Equity valuations and disaster scenarios

19 August, 2009

I had a drink recently with a friend who regards himself (not without reason) as an astute investor, and naturally I asked him for a view on which way stock markets were going to move.  I expected the normal analysis about markets going sideways, or being slightly overbought, or about to rebound and so on.  But what he hit me with was something altogether more surprising, and (if he’s right) alarming. 

 His thesis is that our view of the markets is unreasonably influenced by what he saw as a “golden” period spanning the last 50 years or so.  During that period we produced, consumed and generally made merry as if there was no tomorrow, aided by extraordinary advances in science, technology, medicine and financial engineering.  And we did this while consuming, and failing to replace, a global inheritance of natural and environmental resources.  Not to mention allowing the global population to go from 3 billion in 1960 to 7 billion in two year’s time, and racking up enormous debts in many of the world’s major economies.

He sees this convergence of exceptional factors as having lulled us into a false sense of security about achievable living standards, and about equity valuations.  He thinks the party is effectively over, and that while technological and agricultural innovation will ease the problems, we are set for a prolonged period of underperformance in stock markets.

And as if that’s not enough, he seems to have absorbed the lessons of “The Black Swan” and thinks that equity valuations anyway need discounting for the combined effect of unlikely but severely negative future events.  He listed off several examples of what he had in mind:

  • Nuclear / biological terrorism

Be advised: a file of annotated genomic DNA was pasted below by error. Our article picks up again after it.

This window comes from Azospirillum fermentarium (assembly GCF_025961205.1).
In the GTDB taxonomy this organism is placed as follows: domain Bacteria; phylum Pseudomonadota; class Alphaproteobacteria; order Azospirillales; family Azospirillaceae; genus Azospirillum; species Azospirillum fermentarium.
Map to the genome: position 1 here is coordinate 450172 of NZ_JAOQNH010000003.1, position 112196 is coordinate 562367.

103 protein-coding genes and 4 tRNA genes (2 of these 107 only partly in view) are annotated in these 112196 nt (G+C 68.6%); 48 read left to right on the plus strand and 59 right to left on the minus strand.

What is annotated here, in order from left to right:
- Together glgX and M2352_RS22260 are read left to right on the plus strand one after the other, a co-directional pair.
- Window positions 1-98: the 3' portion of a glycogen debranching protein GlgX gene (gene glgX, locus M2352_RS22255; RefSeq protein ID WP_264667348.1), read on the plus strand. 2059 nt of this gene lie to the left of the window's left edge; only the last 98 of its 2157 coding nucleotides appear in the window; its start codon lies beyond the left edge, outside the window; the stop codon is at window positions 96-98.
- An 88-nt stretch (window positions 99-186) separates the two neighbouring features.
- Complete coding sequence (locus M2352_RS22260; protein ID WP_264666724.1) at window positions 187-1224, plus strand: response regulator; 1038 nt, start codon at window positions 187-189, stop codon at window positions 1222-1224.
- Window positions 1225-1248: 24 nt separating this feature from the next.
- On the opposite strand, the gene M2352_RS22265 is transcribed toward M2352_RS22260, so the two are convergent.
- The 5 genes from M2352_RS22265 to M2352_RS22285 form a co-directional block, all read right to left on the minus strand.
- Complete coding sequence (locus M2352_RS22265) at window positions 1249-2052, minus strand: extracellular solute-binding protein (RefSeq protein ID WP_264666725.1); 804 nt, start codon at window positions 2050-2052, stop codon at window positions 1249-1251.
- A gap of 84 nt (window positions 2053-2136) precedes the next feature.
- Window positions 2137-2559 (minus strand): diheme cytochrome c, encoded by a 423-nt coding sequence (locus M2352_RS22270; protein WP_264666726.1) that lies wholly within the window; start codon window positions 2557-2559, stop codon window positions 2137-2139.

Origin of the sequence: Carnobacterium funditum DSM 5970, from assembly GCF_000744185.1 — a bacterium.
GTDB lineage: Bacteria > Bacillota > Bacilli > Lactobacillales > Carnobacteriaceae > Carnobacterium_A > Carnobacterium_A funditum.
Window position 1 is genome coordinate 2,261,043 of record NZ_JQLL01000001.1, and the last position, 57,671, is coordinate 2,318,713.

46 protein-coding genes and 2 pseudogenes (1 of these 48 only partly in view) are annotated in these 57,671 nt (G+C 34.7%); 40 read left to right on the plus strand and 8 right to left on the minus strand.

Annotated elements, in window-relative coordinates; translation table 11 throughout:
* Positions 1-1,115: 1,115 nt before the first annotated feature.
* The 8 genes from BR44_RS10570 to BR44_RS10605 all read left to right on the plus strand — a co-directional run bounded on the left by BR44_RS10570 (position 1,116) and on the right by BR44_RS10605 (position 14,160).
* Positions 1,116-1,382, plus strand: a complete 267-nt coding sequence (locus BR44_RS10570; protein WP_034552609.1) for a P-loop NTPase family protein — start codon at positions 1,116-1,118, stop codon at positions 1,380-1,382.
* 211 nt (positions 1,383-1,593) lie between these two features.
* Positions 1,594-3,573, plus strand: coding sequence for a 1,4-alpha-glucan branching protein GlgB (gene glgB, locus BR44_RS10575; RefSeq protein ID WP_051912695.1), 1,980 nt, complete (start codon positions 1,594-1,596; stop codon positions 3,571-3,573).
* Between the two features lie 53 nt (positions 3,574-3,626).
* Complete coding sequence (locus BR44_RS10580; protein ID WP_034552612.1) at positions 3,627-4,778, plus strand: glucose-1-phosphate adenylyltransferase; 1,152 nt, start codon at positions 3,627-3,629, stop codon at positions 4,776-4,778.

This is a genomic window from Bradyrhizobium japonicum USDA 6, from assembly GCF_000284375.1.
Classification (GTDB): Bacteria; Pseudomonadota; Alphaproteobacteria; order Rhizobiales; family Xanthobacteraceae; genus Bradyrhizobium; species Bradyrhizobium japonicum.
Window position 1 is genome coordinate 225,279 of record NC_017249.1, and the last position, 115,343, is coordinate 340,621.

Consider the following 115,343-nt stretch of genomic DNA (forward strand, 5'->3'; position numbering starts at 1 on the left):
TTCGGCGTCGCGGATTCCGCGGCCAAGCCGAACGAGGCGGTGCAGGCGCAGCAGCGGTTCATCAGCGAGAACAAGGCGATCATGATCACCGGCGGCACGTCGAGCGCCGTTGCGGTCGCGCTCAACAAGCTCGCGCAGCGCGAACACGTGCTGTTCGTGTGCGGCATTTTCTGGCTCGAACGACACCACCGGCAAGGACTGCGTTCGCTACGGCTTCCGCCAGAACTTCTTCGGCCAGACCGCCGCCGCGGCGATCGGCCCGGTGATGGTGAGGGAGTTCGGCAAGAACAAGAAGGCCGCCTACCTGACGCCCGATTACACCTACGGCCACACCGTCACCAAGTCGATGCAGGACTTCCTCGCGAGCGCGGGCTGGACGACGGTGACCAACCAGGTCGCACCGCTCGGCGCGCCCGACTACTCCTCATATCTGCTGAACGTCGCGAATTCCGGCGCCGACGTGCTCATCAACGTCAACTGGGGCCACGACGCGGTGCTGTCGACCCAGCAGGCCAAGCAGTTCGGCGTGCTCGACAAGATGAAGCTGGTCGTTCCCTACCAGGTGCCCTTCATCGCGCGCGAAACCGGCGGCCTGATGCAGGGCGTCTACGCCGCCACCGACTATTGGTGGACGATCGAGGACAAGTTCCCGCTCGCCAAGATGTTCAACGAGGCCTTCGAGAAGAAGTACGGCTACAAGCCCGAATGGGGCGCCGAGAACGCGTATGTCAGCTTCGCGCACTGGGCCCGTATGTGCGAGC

• War or nuclear attack in Middle East or India/Pakistan or Korea
  • Major natural disaster eg earthquake in Japan or California
  • Russia (or terrorists) cuts off gas supply to Western Europe
  • Eastern European debt crisis
  • Severe civil unrest in China
  • Sudden and dramatic destabilisation of the US Dollar
  • A global disease pandemic

I was glad to see that being struck by a meteor didn’t feature on his list.

Apart from possible short-term threats, he sees in the medium term a growing problem from shortages of resources, including hydrocarbons, water, and food, and from the adverse effects of global warming and climate change.  Not surprisingly, he doesn’t see any upside for equities generally in widespread famine, war and disease.

I protested that markets had survived and had recovered from World Wars, Cold Wars, flu pandemics, and that he was underestimating human resourcefulness.  He said that I, in turn, was underestimating the effect of overpopulation and climate change.  He was putting his money where his mouth was and had sold 80% of his shares.

Cheerful fellow, no?


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